Commercial Mortgage Defaults Hit 16-Year High

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The default rate on commercial real estate mortgages held by U.S. banks closed out 2009 more than double what it was a year earlier. Real Capital Analytics reportedTuesday that the default rate on loans made for office, retail, hotel, and industrial spaces shot up to 3.8 percent in the fourth quarter of last year, compared to 1.6 percent for the same period in 2008. It’s the highest the rate has been since 1993, when it hit 4.1 percent, explained.

Real Capital divides the commercial real estate (CRE) sector, with the property types above grouped together and multifamily apartment properties analyzed separately. Defaults on multifamily mortgages soared even higher – a staggering 250 percent – with the rate jumping from 1.8 percent to 4.4 percent, according to Real Capital’s data.

The New-York-based research company’s current market assessment shows that there are 8,942 commercial properties in the United States classified as “distressed,” representing a combined volume of $183 billion. And those figures are expected to go higher still.

Real Capital projects that default rates on office, retail, hotel, and industrial properties will rise from 2009’s 3.8 percent to 5.1 percent by the end of this year, finally peaking at 5.4 percent in the final months of 2011. The company expects multifamily defaults to peak earlier, topping out at 5.3 percent by the end of 2010.

Sam Chandan, Real Capital’s newly appointed global chief economist, told that these projections assume “limited additional policy intervention in support of bank lenders with concentrations in commercial real estate.”

According to Real Capital, U.S. banks held almost $1.1 trillion in commercial loans for office, retail, hotel, and industrial spaces and $211 billion in multifamily loans as of December 31.

The company says smaller institutions with $100 million to $10 billion in assets have CRE concentrations of approximately 33 percent, and higher delinquency rates than larger lenders. Top tier banks, although they hold 48.3 percent of outstanding CRE mortgages, have a concentration of just 12.5 percent, Real Capital said, with a smaller percentage of the loans going bad.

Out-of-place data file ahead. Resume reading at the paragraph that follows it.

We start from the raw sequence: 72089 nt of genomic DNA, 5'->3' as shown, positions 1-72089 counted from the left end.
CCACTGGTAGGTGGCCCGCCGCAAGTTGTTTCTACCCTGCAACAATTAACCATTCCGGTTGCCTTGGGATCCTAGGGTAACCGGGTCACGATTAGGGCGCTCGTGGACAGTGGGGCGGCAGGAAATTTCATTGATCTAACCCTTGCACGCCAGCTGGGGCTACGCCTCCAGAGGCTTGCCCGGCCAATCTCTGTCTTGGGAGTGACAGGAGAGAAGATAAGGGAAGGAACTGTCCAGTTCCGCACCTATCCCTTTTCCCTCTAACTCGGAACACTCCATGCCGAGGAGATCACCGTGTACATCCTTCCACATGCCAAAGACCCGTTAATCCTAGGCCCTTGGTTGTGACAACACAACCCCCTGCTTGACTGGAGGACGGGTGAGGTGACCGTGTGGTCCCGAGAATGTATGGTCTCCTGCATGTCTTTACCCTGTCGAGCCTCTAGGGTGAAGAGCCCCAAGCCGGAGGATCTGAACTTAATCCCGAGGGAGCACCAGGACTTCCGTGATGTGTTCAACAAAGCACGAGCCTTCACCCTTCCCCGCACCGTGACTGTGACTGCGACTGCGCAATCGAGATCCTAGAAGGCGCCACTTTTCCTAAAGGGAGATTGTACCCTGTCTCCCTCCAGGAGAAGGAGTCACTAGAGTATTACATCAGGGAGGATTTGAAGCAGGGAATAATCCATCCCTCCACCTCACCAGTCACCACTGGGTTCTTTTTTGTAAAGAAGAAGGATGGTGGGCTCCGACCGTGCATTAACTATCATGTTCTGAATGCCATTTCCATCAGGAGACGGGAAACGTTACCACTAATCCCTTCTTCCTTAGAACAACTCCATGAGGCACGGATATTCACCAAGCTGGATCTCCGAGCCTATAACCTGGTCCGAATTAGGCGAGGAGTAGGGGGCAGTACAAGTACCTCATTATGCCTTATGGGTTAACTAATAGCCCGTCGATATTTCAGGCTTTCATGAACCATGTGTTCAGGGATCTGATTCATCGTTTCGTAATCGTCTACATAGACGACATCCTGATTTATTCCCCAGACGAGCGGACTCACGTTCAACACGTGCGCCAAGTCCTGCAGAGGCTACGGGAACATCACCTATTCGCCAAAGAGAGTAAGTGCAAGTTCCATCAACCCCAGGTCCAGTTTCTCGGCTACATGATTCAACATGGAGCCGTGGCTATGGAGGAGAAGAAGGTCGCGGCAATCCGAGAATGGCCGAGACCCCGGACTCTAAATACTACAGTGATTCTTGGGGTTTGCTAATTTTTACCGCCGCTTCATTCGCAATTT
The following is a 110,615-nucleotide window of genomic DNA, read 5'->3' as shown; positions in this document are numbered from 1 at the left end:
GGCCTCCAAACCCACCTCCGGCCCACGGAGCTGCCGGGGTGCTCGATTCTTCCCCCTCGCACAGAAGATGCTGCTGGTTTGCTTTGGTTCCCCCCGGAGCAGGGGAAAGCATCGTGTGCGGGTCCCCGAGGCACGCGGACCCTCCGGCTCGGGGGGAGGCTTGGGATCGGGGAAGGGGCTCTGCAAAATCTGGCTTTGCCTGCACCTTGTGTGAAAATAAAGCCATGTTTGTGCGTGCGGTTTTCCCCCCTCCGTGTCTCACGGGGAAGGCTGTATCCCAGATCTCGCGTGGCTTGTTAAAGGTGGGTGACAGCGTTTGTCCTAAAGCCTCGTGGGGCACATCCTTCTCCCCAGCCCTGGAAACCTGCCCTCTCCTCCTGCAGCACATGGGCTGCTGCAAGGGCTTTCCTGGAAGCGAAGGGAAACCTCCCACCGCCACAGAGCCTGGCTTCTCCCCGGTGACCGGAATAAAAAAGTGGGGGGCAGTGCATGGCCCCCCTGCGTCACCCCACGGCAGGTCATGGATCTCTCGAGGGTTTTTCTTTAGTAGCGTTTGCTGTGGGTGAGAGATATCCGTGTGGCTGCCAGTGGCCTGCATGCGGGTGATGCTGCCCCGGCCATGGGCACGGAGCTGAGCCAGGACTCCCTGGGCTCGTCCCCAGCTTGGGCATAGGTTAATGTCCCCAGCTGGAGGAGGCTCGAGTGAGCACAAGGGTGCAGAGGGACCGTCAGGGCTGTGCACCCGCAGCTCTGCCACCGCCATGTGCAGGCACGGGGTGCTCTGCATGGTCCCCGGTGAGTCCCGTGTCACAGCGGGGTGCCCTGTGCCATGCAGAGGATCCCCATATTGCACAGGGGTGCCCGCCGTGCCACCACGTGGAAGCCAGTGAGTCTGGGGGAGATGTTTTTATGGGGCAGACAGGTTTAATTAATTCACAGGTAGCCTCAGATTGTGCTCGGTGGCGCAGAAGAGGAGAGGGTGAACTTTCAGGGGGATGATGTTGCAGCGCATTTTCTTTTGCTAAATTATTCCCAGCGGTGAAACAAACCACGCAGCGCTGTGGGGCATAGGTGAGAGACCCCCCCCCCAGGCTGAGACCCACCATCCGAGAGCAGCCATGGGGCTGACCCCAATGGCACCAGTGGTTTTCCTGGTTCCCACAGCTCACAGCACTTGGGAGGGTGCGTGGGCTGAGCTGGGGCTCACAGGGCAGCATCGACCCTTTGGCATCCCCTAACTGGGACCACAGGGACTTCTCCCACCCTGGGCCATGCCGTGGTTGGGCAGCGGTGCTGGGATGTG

“With the concentration of commercial mortgages in small and community banks, there is a potential spillover that will impinge on their ability to make loans to small businesses and families,” Bloomberg News quoted Chandan as saying.

This same concern was echoed by the Congressional Oversight Panel earlier this month in its evaluation of the commercial property market. The federal watchdog group said losses from defaults on CRE loans could go as high as $300 billion over the next few years and threaten the balance sheets of nearly 3,000 community banks nationwide.

“The level of distress [in the commercial sector] continues to rise irrespective of improving economic trends,” Chandan commented to Bloomberg.

These improving trends include a record monthly gain in commercial real estate prices during the month of December. As previously reported, data from Moody’s Investors Service shows that commercial property values rose 4.1 percent in the final month of 2009 – the largest jump ever seen by the company in its 10 years of tracking the sector’s price movement. Moody’s analysts said in the report that they believe “the period of large price declines is over.”

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Paul Roesch
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Marketing Director 
Certified Distressed Property Expert, CDPE
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